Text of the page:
Anyone who knows me knows at least one thing. I like dirt. The kind full of the good bacteria that keeps me well balanced. Some people garden, I choose to ride trails. Living in Portland that can be a tall order if you don’t feel like driving. There aren’t a whole lot of trails in the city limits, but with some imagination and a couple hours, there are trails to be had.
I live in SE Portland so my usual haunt is Powell Butte. Again, this isn’t to say that the conditions are epic, but when you need just a little bit of dirt, it’s a good place to ride. In the last two months however I’ve found myself on the ground thanks to slick leaves and too much tire pressure. I generally only carry a co2 cartridge so I keep my pressure fairly high for the Springwater out-n-back. Riding home on 40lbs of skinny knobs is not how I like to roll. (Pun intended)
So the other day while working from home I fired up the google maps and started looking for parks nearby. I found a place in the SW hills that I had all but forgotten about. I used to read meters in this particular neighborhood and had only ventured into the park about 100 feet. Well last Thursday I saddled up and set out to explore the area.
It’s not a large place, but it’s fairly close to a couple other natural area/parks so I figured I could link up some dirt and make a good couple of hours out of it.
This park is about 7 acres in total with about two to three miles of trails, and it’s open to bikes. Well, I should say that there were no signs forbidding bikes, and the people walking in the forest were kind and friendly. I was laying down the only treads, and although it wasn’t a high speed kind of place, there was just enough shimmy going on to keep me happy.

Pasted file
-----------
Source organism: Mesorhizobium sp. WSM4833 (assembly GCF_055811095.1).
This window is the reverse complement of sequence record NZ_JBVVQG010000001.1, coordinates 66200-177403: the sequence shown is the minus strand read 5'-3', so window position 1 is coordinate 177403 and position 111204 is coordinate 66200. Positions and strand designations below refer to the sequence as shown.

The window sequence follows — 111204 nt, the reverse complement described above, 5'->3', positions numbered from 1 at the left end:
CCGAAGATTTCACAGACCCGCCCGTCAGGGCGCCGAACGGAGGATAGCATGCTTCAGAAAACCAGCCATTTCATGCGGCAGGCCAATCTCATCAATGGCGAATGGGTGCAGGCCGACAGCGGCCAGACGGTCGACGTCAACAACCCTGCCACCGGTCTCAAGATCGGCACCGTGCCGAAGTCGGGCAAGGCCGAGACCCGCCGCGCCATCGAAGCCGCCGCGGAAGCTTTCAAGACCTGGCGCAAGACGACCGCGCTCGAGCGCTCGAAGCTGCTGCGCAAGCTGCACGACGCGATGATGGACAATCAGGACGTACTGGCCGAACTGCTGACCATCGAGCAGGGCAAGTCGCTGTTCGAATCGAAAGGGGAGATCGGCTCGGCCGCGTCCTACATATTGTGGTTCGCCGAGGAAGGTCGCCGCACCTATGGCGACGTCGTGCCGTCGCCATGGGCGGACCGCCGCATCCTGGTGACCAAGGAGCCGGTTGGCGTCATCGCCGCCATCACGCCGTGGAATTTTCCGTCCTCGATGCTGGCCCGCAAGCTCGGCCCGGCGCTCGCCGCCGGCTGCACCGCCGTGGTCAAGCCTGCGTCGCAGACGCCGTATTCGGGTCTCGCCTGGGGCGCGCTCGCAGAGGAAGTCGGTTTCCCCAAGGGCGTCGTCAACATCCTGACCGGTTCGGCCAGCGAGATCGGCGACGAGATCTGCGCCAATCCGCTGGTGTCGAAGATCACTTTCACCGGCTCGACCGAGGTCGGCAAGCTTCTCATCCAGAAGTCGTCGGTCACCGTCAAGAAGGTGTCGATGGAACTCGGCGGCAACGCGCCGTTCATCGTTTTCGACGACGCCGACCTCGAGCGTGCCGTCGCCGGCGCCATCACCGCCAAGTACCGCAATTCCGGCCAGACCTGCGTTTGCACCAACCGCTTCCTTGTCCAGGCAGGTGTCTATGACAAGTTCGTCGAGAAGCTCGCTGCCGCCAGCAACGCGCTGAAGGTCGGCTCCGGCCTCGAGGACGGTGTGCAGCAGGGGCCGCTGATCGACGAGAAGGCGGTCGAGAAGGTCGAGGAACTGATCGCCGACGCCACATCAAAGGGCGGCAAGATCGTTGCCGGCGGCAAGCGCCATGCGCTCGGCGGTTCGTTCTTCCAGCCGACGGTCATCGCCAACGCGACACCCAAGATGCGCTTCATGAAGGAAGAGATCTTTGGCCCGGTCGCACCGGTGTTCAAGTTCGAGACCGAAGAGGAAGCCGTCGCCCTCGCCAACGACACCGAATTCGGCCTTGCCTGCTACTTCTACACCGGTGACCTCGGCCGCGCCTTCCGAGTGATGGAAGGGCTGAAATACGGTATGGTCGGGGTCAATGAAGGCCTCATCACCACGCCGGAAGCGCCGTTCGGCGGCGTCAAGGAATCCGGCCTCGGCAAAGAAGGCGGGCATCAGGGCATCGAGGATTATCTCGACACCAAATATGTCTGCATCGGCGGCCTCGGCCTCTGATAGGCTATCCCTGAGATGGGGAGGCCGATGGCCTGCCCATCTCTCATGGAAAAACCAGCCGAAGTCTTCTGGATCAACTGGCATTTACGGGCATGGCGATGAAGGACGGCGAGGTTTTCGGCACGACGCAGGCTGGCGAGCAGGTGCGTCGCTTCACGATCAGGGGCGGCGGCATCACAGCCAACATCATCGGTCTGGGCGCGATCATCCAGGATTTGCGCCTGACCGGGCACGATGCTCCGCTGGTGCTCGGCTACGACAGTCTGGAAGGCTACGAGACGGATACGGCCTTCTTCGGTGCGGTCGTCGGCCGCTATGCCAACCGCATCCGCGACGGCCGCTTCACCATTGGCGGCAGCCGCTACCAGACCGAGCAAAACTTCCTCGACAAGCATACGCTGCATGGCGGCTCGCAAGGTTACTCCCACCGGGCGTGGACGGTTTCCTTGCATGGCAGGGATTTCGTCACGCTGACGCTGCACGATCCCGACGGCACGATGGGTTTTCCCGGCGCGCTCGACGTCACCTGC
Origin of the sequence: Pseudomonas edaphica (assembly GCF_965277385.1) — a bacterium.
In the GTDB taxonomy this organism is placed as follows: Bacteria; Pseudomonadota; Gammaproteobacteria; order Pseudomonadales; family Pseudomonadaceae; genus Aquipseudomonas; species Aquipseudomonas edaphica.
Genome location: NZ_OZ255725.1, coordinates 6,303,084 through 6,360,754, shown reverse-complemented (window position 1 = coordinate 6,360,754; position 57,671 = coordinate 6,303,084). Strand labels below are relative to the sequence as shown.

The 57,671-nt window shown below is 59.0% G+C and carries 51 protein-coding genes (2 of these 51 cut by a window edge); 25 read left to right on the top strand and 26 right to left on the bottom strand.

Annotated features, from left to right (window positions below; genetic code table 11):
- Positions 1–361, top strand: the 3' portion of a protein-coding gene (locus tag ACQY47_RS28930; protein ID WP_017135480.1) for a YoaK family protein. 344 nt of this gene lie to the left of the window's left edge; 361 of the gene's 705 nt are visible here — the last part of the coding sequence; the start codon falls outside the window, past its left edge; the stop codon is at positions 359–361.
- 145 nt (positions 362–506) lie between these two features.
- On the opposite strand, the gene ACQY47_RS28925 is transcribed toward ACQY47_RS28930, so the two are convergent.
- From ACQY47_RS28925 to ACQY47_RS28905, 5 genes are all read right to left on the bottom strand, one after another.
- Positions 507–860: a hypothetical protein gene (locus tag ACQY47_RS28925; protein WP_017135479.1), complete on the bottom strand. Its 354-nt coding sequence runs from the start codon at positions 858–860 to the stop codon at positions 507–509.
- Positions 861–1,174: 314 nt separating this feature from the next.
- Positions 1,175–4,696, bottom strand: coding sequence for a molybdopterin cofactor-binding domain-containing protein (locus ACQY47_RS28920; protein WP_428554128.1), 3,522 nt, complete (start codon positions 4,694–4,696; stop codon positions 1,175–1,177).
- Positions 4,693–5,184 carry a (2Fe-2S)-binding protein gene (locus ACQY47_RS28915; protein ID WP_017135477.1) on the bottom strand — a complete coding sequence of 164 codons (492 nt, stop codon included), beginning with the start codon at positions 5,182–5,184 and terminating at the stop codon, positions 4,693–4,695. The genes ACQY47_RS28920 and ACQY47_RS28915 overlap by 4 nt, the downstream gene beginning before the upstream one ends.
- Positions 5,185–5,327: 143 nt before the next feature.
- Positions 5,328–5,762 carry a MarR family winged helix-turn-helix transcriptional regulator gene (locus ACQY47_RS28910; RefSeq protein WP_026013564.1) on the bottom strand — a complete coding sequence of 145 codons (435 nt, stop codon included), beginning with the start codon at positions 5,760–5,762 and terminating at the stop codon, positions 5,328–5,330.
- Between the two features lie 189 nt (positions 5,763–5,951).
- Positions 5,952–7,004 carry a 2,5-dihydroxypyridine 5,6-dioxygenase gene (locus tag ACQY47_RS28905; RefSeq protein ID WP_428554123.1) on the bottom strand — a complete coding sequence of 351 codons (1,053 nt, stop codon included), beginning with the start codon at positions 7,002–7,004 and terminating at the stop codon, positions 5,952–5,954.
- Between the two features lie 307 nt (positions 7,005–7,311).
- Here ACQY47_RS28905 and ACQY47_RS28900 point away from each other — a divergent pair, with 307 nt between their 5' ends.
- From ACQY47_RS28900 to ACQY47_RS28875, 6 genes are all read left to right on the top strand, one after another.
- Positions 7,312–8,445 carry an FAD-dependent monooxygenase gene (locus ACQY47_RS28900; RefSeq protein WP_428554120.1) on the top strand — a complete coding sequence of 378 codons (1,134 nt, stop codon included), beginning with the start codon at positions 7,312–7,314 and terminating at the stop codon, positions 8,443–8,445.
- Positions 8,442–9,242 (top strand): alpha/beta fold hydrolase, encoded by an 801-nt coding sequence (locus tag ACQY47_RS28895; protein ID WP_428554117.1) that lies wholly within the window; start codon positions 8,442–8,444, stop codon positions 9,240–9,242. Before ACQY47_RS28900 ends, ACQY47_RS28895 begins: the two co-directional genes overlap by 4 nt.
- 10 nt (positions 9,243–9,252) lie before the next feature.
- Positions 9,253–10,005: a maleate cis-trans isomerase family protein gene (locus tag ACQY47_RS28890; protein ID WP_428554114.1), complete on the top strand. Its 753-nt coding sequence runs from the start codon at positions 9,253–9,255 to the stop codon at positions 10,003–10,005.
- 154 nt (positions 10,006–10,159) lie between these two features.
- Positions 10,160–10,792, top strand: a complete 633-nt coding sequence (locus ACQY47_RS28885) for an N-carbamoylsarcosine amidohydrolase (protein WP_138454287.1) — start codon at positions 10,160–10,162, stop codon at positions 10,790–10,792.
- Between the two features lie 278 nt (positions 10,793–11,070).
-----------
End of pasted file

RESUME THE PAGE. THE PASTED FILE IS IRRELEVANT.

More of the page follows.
In the SE corner of the area there is a hidden bit of trail that winds under a small tree tunnel before emptying out into a root filled short climb. This may be the only technically challenging spot in the area, but it was good nonetheless.
After a couple laps, I headed to the next park. This was a much more developed area, with wide paths for the most part. Marshall Park does have a couple narrow, steep, switchback areas though. The day that I chose to ride was a bit wet so the hikers were few and far between, which suits me just fine. One of the more difficult sets of switchbacks started from a crossing of Tryon Creek which was pretty cool in and of itself.
A dirt ride is never complete without a nice break at the top of a climb.
Marshall Park doesn’t have much in the way of trails. Tryon Creek State Park just around the corner is off limits to bikes, with the exception of paved paths. So running a couple loops in Marshall Park can be fun.
This is not destination riding, but with some creativity and free time it could be worked into a long cross-town ride. I’m working out a good network of off road paths/trails around the city in order to create a long training ride for next years long gravel races. Stay tuned for more dirt gravel reports.